What We Can Learn from the Church Scandals


Tragedies, heartbreak, scandals, and suffering are the road signs that either redirect us back onto that path or spur us on when we think we’ve already arrived at our destination.

Watch Brian Holdsworth’s video about how we should respond to the disappointment that is caused by the scandals and moral failures of our spiritual leaders.


We all have this innate tendency to want to see manifestations of real moral goodness in the world and so we often will find something or someone that, at least, appears to have those pure and undefiled qualities, and then we put them on a pedestal.

One example, of this, for me is past generations or cultures. It’s really easy for me to romanticize European culture prior to the latter half of the 20th century. It has just enough of that sense of familiarity of my own cultural heritage, but so much about it that is distinct from any cultural context that I’ve experienced in my life, that I can very easily fall in love with a notion about it.

And something like that process can produce in me a belief that this older civilization was this kind of incarnation of goodness. Look at how well mannered and dressed everyone was. Listen to the sophisticated music and literature that was commonplace – compared to what’s pervasive in pop music today. Look at the beautiful art and architecture they produced. I think that’s why so many of us are drawn to novels like Pride and Prejudice and tv shows like Downton Abbey that are set in these time periods.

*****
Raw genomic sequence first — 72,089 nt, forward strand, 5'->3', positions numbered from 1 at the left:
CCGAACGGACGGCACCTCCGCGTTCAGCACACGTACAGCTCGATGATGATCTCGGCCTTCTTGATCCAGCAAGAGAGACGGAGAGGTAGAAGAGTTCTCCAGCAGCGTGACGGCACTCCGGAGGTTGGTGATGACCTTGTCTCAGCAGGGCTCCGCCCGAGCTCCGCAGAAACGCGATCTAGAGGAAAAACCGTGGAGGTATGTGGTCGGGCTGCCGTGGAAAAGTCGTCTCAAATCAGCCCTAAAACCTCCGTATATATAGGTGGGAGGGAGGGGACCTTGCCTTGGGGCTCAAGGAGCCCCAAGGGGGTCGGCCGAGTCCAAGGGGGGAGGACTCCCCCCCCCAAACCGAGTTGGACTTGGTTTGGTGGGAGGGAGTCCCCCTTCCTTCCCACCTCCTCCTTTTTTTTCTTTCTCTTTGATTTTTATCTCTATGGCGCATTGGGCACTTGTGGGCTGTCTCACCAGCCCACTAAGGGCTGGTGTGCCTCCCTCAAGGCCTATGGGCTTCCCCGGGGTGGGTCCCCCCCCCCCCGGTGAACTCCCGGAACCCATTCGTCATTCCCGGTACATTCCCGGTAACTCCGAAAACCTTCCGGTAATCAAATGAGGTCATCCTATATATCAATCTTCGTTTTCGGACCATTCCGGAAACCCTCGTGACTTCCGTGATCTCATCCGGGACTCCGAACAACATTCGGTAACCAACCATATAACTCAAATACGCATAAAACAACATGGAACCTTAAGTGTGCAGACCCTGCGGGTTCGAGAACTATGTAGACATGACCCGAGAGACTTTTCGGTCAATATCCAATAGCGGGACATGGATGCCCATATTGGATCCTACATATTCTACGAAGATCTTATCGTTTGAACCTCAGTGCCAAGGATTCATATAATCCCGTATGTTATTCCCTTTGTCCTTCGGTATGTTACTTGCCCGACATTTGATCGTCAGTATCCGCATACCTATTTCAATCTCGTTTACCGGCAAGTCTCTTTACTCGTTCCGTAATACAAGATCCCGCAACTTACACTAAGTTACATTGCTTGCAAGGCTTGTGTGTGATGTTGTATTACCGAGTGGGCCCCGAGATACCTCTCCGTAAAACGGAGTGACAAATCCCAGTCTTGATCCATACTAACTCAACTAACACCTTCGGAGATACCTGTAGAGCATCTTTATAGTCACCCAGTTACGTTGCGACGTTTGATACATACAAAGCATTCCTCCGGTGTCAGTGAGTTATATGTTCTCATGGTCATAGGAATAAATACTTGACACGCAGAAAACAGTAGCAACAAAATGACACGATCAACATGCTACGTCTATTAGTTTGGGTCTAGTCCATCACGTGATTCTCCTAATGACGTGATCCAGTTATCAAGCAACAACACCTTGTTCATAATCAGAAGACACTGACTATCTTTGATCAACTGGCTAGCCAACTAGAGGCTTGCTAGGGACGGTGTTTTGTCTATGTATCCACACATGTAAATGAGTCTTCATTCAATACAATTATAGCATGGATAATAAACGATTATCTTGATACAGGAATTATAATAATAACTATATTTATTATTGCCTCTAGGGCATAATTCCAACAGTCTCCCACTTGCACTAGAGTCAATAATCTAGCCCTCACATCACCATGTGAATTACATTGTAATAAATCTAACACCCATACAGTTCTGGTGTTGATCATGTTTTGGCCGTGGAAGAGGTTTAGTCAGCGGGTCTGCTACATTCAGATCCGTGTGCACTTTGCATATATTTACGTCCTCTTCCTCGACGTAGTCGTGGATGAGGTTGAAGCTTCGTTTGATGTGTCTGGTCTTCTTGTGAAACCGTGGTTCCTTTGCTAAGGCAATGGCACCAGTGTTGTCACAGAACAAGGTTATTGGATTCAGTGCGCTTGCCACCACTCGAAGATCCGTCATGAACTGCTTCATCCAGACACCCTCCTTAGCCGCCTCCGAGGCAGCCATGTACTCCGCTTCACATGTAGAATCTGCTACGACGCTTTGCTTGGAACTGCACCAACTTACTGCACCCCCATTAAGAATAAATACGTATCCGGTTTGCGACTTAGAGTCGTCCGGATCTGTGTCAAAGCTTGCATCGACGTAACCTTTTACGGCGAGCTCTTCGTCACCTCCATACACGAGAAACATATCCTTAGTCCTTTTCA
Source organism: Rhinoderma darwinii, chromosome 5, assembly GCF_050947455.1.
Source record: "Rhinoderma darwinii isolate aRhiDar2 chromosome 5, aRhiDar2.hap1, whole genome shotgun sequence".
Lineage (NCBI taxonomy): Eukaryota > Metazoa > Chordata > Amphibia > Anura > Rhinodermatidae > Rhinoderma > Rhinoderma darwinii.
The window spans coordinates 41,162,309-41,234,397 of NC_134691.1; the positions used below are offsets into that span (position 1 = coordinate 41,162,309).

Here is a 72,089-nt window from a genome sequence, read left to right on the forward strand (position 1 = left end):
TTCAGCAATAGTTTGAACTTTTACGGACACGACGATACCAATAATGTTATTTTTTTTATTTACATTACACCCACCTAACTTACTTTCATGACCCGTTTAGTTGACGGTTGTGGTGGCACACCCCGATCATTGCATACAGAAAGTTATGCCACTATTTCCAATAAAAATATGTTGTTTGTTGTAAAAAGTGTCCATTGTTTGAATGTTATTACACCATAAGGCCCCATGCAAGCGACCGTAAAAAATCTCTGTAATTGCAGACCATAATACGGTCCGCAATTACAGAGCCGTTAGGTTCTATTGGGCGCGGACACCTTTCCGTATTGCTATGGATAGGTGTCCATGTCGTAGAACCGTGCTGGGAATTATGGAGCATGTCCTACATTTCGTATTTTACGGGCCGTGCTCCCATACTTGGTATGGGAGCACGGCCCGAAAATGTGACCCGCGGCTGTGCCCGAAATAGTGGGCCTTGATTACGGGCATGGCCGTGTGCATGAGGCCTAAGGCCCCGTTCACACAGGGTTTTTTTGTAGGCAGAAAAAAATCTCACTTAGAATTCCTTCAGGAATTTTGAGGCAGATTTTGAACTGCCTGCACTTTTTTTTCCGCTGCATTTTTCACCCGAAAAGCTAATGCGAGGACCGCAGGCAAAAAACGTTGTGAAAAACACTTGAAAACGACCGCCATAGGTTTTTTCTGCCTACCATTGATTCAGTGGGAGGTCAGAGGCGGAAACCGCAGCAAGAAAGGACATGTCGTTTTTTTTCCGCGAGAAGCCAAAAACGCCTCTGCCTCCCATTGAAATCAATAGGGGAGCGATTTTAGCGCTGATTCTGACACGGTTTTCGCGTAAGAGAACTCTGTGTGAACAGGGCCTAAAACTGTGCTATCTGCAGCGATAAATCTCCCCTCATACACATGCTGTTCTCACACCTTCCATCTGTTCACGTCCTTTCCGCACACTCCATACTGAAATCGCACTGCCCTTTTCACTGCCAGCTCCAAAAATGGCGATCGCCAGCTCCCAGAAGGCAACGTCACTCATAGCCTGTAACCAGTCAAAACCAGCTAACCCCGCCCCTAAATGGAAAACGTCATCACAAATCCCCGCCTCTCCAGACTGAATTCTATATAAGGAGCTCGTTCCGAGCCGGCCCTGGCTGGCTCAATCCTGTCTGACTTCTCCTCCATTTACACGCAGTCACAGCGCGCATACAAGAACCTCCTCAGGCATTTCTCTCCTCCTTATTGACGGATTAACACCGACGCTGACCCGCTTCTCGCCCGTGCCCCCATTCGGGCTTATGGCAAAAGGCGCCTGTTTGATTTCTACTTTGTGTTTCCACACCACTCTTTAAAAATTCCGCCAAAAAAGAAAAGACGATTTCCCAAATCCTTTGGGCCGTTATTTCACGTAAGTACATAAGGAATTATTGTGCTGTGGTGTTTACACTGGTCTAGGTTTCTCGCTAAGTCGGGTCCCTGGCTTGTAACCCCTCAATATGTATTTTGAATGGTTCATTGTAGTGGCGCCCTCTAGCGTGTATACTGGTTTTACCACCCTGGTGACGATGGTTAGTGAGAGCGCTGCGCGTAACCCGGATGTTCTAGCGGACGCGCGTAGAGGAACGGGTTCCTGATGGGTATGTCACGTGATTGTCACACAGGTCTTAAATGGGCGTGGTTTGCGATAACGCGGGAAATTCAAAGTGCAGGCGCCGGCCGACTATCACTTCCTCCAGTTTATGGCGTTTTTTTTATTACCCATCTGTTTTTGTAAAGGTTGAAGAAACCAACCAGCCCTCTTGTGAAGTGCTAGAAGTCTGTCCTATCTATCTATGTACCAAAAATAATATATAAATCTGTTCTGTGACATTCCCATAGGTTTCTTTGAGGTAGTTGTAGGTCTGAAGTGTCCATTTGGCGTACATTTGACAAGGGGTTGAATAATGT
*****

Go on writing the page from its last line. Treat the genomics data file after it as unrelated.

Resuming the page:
And you can even whitewash the obvious blemishes like World Wars I and II with reveries that they were heroic adventures that produced gallantry and comradery to be envied. But if you actually pick up a history book and get the full perspective of what life was like; if you learn about the horror of those wars and the completely inadequate and irrational reasons they were started, laying bare all the grotesqueries of human nature, all of those romantic sentiments dissolve away.

The same kind of thing can happen in our relationships. When we initiate a new relationship with someone, it’s thrilling and intoxicating and it’s very easy to attribute all the good qualities you want in a relationship to this person because of the way you are feeling as things are still new.

But eventually, if you stick around long enough, you’ll come to know them for who they actually are and if it’s a real live human that you’re dating, then you’ll have to confront the fact that they’ve got issues. They aren’t perfect. They have some good qualities, but also struggles, baggage, and worse. And it’s at that point that you have to decide to either forgive them or keep looking for someone who won’t disappoint you.

That can be a really painful thing to go through because you have to come to terms with the fact that the thing you hoped for – that this person was everything you could have asked for in a significant other, is actually not coming to fruition.